You have to be very careful not to annoy these birds. Don't let their beauty and cuteness fool you. A group of irate cockatoos is an elemental force if you forget their bird seed. They strut around, leaving dismembered plants in their wake.

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Sulphur-Crested Cockatoos are large and imposing parrots with anti-daylily beaks.

My garden, however, is for wildlife as much as it is for daylilies. Even so, some days I think I deserve a medal. Take the way I have to put up with the koels eating all my cherry tomatoes, for instance. The very good thing about these cuckoos is that they migrate north in the colder months. Love/hate. Sadly, I miss their voices when they go: Summer is very much the season of the males calling “cooo-eee,” a very Australian sound.

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Male Australian Koel having a rest after devouring a very large number of my tomatoes.

But back to daylilies: What great plants they are for sub-tropical Australian conditions. In all months except June and July (the first two months of our winter), I have some clumps flowering. My stand-out is MARY ETHEL ANDERSON: It does 6-7 months by itself. DOUBLE ROSEDALE is up there too. PLANET MAX is a forest of continuing blooms. My late reblooms of OLYMPIC SHOWCASE and CLEDA JONES are always throwing up doubles or polys, which are wonderful surprises and are immensely satisfying for a gardener.

MARY ETHEL ANDERSON, a reblooming queen.

CLEDA JONES, a “dormant” that throws up late polys.

OLYMPIC SHOWCASE likes to tease. Is it a single? Is it a double? Or even a poly?

PLANET MAX lays the flowers on thick.

I try to contrast colours when planting daylilies. This gives a riot of varying colours that very much impresses the neighbours and me. In between, I plant vegetables, fruit, chilies, coleus, gladiolas, everlasting daisies, and herbs, but these only have their day as the daylily blooms dwindle.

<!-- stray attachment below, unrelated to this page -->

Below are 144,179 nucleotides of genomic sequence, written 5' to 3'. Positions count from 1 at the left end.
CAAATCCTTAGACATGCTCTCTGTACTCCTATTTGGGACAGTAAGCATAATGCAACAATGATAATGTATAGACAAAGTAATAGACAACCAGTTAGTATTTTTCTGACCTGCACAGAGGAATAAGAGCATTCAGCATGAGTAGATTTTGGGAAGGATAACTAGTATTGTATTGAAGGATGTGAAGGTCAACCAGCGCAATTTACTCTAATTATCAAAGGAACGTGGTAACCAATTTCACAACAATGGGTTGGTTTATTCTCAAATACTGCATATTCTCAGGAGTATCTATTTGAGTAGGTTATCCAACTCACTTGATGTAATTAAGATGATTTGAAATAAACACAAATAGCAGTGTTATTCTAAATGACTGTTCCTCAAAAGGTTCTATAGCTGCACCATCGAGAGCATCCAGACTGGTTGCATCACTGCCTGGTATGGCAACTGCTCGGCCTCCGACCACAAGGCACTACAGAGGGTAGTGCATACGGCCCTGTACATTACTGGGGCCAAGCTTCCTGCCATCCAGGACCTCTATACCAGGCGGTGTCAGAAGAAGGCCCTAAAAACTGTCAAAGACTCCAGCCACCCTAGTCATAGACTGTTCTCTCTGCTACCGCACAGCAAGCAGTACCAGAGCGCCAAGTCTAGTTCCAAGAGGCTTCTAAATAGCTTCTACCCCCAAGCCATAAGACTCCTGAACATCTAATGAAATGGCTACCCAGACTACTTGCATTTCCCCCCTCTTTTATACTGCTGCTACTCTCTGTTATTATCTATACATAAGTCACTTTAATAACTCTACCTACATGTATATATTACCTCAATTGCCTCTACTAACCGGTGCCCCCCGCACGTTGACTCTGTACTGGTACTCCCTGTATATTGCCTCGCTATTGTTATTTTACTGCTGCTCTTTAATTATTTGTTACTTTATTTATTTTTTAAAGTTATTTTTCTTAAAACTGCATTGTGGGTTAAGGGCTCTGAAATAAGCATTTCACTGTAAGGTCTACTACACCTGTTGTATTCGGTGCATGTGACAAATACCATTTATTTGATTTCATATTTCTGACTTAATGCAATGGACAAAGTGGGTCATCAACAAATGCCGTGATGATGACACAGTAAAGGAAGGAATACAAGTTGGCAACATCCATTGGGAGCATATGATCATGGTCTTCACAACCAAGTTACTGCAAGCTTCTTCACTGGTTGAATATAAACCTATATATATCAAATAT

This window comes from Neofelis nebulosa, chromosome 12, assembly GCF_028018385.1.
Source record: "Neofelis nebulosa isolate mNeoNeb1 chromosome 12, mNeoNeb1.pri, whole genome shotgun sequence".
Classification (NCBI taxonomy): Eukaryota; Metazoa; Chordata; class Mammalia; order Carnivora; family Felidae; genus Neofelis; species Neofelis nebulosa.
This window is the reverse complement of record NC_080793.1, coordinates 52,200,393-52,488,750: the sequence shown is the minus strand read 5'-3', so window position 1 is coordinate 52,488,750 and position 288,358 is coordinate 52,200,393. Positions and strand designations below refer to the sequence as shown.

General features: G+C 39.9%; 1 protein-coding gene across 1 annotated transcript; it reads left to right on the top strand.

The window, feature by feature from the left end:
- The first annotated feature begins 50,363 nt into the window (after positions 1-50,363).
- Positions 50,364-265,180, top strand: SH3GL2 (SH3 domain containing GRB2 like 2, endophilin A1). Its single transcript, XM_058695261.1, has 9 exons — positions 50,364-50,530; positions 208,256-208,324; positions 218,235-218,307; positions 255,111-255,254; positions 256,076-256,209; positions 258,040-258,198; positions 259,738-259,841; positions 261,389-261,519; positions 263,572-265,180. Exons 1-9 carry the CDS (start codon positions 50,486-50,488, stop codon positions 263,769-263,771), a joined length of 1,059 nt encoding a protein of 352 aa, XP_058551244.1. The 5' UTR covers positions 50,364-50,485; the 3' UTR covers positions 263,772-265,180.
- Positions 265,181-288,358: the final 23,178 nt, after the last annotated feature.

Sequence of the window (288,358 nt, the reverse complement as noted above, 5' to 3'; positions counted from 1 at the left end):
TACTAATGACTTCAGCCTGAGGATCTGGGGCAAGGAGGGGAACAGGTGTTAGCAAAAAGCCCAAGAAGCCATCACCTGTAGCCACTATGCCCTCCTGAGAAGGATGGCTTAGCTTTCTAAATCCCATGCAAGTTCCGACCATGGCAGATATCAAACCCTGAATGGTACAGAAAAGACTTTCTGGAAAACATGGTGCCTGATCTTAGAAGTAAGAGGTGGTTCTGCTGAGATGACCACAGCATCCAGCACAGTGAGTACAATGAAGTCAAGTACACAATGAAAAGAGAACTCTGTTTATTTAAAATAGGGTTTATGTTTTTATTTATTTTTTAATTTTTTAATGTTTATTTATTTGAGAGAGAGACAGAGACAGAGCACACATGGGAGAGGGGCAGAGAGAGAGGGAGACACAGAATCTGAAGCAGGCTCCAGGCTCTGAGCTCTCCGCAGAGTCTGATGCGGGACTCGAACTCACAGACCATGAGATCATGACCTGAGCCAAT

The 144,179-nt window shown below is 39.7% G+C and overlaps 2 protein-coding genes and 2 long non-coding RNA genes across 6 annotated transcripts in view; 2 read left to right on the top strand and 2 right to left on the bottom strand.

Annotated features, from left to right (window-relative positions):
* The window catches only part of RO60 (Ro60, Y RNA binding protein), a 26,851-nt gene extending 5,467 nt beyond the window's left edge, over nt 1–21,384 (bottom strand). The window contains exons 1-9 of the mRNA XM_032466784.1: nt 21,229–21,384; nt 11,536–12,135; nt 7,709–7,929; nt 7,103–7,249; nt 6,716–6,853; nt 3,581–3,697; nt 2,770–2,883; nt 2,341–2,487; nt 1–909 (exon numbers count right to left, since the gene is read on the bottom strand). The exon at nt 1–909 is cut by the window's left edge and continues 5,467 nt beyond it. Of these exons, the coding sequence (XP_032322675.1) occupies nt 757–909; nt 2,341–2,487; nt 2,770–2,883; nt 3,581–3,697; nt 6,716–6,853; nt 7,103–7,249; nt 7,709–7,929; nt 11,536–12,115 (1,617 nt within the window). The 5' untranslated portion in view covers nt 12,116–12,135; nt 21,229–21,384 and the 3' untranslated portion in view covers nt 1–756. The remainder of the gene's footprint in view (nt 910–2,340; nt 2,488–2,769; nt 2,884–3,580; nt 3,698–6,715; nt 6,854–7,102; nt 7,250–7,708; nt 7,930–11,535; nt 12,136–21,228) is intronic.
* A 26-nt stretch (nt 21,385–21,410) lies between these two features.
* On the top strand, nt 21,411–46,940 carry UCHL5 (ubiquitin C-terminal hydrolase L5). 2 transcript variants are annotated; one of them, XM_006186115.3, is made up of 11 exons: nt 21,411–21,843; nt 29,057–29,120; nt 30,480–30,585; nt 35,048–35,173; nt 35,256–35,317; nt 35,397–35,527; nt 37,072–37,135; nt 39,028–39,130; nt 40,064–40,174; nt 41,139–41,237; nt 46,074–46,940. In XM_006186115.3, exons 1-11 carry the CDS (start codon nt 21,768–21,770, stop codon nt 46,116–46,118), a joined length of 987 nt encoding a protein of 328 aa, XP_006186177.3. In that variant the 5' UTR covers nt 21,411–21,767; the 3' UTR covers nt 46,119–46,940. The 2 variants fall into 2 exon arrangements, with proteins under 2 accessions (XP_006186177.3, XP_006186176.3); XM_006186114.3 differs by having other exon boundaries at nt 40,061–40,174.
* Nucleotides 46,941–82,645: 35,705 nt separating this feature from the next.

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North-western end of my garden, spring 2013.

The only disadvantage of being in Australia is the limited availability of the latest cultivars from North America, which is the land of the new and glorious daylily. We cannot get these cultivars quickly or easily because we are isolated by strict quarantine laws. Some collections do get bought and brought to Australia, but there is some delay before enough fans are grown to divide and sell. Eventually, some filter through, and the price comes down, but the Australian gardener is in a time warp

Unfortunately, it also works the other way round. Australia has had a rich tradition of hybridisers and there are stunning Australian hybrids that just have not made it out of this country.

Australian cultivars

DOUBLE ROSEDALE, 1988, bred by sisters Maureen Flanders and Monica Mead.

JUNE REID MEMORIAL, Dennis Charman, 2012.

HELENA SEABIRD, 2003, by Graham Nunan, a hybridiser of the highest art, and one worth your attention.

But back to the new or latest cultivars in North America: It is now a couple of days into SPRING and buyers are clamouring, drooling, and throwing money at hybridizers and auctions. The beauty of ATP is that one can watch the feeding frenzy even from here at the bottom of the world, and one is definitely richer for the experience because one does not spend all the money they do. Upside down has some advantages.

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The grass is always greener? by flaflwrgrl Aug 18, 2014 6:59 AM 22